Monday, March 14, 2011

There's a blaze of light in every word

Back when work was fun

Happy Pi Day Everyone!

It seems like my coworkers and guests have all been conspiring to force me to take a good, hard look at my life and my "career" choices recently. The weather here in the Chi is beginning to warm up which means the busy season is rapidly going to be upon us, which means my daily contemplations of taking advantage of the city's unenforceable handgun ban to shoot myself in the face is nigh.

It's not that I mind being busy, it's just that I mind the proportionate increase in people who are difficult, mean for no reason, unreasonably demanding, and lacking in basic human decency and compassion. A discussion with one bartender about how hard it would break into the corporate branch of our company, a guest wondering why I didn't go work somewhere fancier with better tippers, and a conversation with a different bartender about whether this location was giving me ideas on how not to run a restaurant have all reminded me that I intend to move up in this company. The Boy has begun rather frequently wondering out loud why I don't just quit and go work somewhere that has less stress and a bigger payoff and to be honest, some days I very seriously consider it. I'm 99% sure that when I move back to the suburbs my old location will welcome me back with open arms, whether or not I stayed with the company here in the city.

I then remind myself of a few things. One, getting a new job is not a guarantee. Two, I'm not a quitter. Three, I get my health insurance through work. Four, if I really do intend to move up to the corporate level quitting would reflect poorly upon me. Five, it's only five more months. They made me a "training coach" pretty much as soon as they let me into the bar here at the downtown TGIF, and a recent coach meeting actually managed to have an impact on me. This particular bartending job with this particular company requires an acceptance of what is often referred to as "corporate bullshit". If you're not willing to do what seems like ridiculous, disingenuous protocol then this company is not for you and you can feel free to leave peacefully to go work someplace where there isn't an expectation that you ask every guest if they're a member of our rewards program and invite them back, regardless of whether they're tourists from Bangkok who could barely communicate with you. In essence, be willing to be a corporate robot.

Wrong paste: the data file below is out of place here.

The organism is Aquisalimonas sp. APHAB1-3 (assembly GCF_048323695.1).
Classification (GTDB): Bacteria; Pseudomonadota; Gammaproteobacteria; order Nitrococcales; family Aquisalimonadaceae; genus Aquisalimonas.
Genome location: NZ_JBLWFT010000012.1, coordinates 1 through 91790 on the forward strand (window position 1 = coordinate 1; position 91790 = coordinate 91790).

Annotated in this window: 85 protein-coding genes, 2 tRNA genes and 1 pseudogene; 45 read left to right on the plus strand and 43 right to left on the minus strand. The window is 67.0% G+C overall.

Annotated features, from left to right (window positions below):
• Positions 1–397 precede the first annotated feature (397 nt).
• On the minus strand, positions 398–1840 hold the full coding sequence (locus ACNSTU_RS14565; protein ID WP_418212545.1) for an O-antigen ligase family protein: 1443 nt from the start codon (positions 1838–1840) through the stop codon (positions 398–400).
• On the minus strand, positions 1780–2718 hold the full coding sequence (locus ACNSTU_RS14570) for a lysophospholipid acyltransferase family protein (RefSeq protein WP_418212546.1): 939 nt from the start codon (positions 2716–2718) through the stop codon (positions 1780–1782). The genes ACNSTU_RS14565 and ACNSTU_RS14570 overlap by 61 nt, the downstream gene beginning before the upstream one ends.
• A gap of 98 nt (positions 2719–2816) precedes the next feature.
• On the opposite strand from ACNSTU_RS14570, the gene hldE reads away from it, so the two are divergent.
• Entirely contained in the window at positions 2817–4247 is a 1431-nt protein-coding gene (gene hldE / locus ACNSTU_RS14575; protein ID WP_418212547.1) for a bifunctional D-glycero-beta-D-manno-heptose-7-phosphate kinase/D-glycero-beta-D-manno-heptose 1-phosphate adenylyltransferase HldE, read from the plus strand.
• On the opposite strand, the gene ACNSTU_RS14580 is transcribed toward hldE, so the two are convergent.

I can do this. This, I think, will help me cope with the imminent increase in business (and therefore evilness). Being able to tell myself that, while at work, I'm not Cathi, I'm TGICathi and what happens here is not a reflection of my true self and no matter what people say they're not commenting on my actual worth will make the days go by more easily. I can look at my remaining five months as an opportunity to study, to watch and learn. This place is just so different from Bolingbrook that I'm telling myself it's an invaluable learning experience to know what it's like to do six million dollars in sales a year, to experience different managerial styles, and to see what it takes to operate with a huge staff of diverse people.

With all that said, I'm going to take a deep, calming breath and get ready for work tonight. I will smile, I will suggestively sell, and I will card each and every person who appears to be under 40 years old (and I will only accept valid, current, government issued IDs--I'm looking at you, Guy From Apple Yesterday With The 3-Year Expired ID Who Left In A Huff When I Refused To Get Him A Blue Moon).